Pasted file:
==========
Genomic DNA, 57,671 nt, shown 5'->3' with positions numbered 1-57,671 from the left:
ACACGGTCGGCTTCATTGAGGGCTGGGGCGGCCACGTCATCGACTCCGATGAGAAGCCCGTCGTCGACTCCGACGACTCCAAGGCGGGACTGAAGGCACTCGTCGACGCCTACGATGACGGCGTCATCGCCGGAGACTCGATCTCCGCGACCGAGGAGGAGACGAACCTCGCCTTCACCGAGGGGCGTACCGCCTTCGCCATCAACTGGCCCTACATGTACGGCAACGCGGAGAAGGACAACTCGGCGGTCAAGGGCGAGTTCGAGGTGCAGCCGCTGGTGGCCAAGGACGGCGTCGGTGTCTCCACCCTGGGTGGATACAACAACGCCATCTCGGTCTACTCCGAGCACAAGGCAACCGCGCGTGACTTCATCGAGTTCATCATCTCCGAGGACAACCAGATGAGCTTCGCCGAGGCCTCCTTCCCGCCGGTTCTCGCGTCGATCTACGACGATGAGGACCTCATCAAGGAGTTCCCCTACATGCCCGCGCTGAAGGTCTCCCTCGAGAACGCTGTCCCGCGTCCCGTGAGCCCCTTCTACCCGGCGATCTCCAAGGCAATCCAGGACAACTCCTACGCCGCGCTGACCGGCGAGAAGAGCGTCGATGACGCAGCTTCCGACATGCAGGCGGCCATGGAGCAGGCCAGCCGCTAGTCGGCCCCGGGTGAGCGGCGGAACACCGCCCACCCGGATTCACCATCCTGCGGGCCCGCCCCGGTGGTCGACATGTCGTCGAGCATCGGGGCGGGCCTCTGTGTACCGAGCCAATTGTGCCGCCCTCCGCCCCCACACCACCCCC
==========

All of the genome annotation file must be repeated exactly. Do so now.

Genomic DNA, 57,671 nt, shown 5'->3' with positions numbered 1-57,671 from the left:
ACACGGTCGGCTTCATTGAGGGCTGGGGCGGCCACGTCATCGACTCCGATGAGAAGCCCGTCGTCGACTCCGACGACTCCAAGGCGGGACTGAAGGCACTCGTCGACGCCTACGATGACGGCGTCATCGCCGGAGACTCGATCTCCGCGACCGAGGAGGAGACGAACCTCGCCTTCACCGAGGGGCGTACCGCCTTCGCCATCAACTGGCCCTACATGTACGGCAACGCGGAGAAGGACAACTCGGCGGTCAAGGGCGAGTTCGAGGTGCAGCCGCTGGTGGCCAAGGACGGCGTCGGTGTCTCCACCCTGGGTGGATACAACAACGCCATCTCGGTCTACTCCGAGCACAAGGCAACCGCGCGTGACTTCATCGAGTTCATCATCTCCGAGGACAACCAGATGAGCTTCGCCGAGGCCTCCTTCCCGCCGGTTCTCGCGTCGATCTACGACGATGAGGACCTCATCAAGGAGTTCCCCTACATGCCCGCGCTGAAGGTCTCCCTCGAGAACGCTGTCCCGCGTCCCGTGAGCCCCTTCTACCCGGCGATCTCCAAGGCAATCCAGGACAACTCCTACGCCGCGCTGACCGGCGAGAAGAGCGTCGATGACGCAGCTTCCGACATGCAGGCGGCCATGGAGCAGGCCAGCCGCTAGTCGGCCCCGGGTGAGCGGCGGAACACCGCCCACCCGGATTCACCATCCTGCGGGCCCGCCCCGGTGGTCGACATGTCGTCGAGCATCGGGGCGGGCCTCTGTGTACCGAGCCAATTGTGCCGCCCTCCGCCCCCACACCACCCCC